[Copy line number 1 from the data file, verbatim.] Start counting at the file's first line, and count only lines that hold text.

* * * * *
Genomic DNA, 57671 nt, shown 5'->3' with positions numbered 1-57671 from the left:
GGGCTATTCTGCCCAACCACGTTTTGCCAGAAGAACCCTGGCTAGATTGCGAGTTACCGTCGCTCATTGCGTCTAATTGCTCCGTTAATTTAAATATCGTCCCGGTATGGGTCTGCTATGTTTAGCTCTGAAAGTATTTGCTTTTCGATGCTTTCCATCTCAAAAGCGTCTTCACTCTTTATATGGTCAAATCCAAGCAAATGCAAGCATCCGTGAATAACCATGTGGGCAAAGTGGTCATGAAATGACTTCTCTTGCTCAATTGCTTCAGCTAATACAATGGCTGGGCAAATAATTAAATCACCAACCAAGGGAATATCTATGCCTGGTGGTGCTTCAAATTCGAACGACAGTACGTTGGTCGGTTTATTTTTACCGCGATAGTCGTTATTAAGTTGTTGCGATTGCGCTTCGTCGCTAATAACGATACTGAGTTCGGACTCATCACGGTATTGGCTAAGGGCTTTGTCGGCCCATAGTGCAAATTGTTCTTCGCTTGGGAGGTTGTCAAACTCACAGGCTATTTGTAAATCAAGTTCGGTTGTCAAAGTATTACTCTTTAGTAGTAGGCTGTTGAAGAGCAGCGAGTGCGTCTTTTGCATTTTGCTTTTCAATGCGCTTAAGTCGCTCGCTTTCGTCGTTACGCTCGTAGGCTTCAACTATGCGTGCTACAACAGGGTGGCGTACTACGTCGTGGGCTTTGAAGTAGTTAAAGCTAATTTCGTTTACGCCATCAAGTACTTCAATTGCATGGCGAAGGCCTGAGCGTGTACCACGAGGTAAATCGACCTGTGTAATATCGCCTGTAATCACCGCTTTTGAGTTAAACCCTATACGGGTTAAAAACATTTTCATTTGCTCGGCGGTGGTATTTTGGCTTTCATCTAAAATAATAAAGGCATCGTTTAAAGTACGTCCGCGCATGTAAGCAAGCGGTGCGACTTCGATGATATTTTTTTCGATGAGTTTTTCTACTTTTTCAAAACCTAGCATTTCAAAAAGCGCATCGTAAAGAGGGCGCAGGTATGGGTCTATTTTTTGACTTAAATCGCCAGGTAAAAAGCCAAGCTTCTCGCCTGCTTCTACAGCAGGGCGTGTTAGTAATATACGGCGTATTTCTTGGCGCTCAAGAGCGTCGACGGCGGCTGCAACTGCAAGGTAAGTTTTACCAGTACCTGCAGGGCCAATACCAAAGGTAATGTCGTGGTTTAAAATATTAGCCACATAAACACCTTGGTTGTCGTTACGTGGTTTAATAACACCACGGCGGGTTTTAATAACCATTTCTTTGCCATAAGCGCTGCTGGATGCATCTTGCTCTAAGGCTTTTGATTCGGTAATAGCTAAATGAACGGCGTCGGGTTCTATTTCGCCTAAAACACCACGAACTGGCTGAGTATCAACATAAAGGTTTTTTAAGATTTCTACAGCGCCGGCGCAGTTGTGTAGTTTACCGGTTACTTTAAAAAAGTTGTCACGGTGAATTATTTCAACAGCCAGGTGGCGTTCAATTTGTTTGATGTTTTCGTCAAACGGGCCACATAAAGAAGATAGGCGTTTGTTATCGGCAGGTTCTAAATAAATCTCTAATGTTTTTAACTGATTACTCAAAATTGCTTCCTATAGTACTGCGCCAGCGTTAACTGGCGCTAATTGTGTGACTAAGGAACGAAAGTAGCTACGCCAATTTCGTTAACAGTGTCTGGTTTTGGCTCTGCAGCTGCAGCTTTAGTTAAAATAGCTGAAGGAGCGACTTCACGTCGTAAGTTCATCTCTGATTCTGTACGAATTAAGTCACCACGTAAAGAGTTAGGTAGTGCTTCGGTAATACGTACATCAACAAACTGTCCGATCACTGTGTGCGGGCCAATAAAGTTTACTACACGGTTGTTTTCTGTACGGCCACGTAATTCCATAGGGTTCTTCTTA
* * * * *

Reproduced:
Genomic DNA, 57671 nt, shown 5'->3' with positions numbered 1-57671 from the left: